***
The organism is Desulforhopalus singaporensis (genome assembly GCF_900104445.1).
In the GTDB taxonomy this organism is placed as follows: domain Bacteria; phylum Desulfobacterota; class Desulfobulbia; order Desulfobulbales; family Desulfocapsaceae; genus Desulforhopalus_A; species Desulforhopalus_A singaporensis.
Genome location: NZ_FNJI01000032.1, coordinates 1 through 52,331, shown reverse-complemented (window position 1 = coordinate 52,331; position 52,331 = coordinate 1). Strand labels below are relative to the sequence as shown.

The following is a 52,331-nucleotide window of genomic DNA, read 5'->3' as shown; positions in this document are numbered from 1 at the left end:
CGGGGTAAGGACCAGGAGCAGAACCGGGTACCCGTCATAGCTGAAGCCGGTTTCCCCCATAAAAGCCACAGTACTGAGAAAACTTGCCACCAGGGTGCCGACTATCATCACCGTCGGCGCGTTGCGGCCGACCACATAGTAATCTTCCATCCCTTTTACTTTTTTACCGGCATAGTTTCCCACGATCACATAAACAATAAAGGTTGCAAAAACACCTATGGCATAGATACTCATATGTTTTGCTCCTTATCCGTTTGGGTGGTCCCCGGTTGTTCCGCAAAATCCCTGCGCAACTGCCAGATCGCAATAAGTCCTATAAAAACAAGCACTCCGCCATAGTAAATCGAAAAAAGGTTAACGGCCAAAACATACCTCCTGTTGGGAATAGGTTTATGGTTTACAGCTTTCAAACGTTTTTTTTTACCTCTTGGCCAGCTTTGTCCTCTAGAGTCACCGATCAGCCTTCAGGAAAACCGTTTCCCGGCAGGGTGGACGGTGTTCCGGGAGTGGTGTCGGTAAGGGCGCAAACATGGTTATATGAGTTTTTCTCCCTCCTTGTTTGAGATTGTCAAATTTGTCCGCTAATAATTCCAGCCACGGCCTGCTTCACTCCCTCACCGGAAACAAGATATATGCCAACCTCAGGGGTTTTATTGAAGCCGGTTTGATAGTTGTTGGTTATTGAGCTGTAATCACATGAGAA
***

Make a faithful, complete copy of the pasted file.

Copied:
The organism is Desulforhopalus singaporensis (genome assembly GCF_900104445.1).
In the GTDB taxonomy this organism is placed as follows: domain Bacteria; phylum Desulfobacterota; class Desulfobulbia; order Desulfobulbales; family Desulfocapsaceae; genus Desulforhopalus_A; species Desulforhopalus_A singaporensis.
Genome location: NZ_FNJI01000032.1, coordinates 1 through 52,331, shown reverse-complemented (window position 1 = coordinate 52,331; position 52,331 = coordinate 1). Strand labels below are relative to the sequence as shown.

The following is a 52,331-nucleotide window of genomic DNA, read 5'->3' as shown; positions in this document are numbered from 1 at the left end:
CGGGGTAAGGACCAGGAGCAGAACCGGGTACCCGTCATAGCTGAAGCCGGTTTCCCCCATAAAAGCCACAGTACTGAGAAAACTTGCCACCAGGGTGCCGACTATCATCACCGTCGGCGCGTTGCGGCCGACCACATAGTAATCTTCCATCCCTTTTACTTTTTTACCGGCATAGTTTCCCACGATCACATAAACAATAAAGGTTGCAAAAACACCTATGGCATAGATACTCATATGTTTTGCTCCTTATCCGTTTGGGTGGTCCCCGGTTGTTCCGCAAAATCCCTGCGCAACTGCCAGATCGCAATAAGTCCTATAAAAACAAGCACTCCGCCATAGTAAATCGAAAAAAGGTTAACGGCCAAAACATACCTCCTGTTGGGAATAGGTTTATGGTTTACAGCTTTCAAACGTTTTTTTTTACCTCTTGGCCAGCTTTGTCCTCTAGAGTCACCGATCAGCCTTCAGGAAAACCGTTTCCCGGCAGGGTGGACGGTGTTCCGGGAGTGGTGTCGGTAAGGGCGCAAACATGGTTATATGAGTTTTTCTCCCTCCTTGTTTGAGATTGTCAAATTTGTCCGCTAATAATTCCAGCCACGGCCTGCTTCACTCCCTCACCGGAAACAAGATATATGCCAACCTCAGGGGTTTTATTGAAGCCGGTTTGATAGTTGTTGGTTATTGAGCTGTAATCACATGAGAA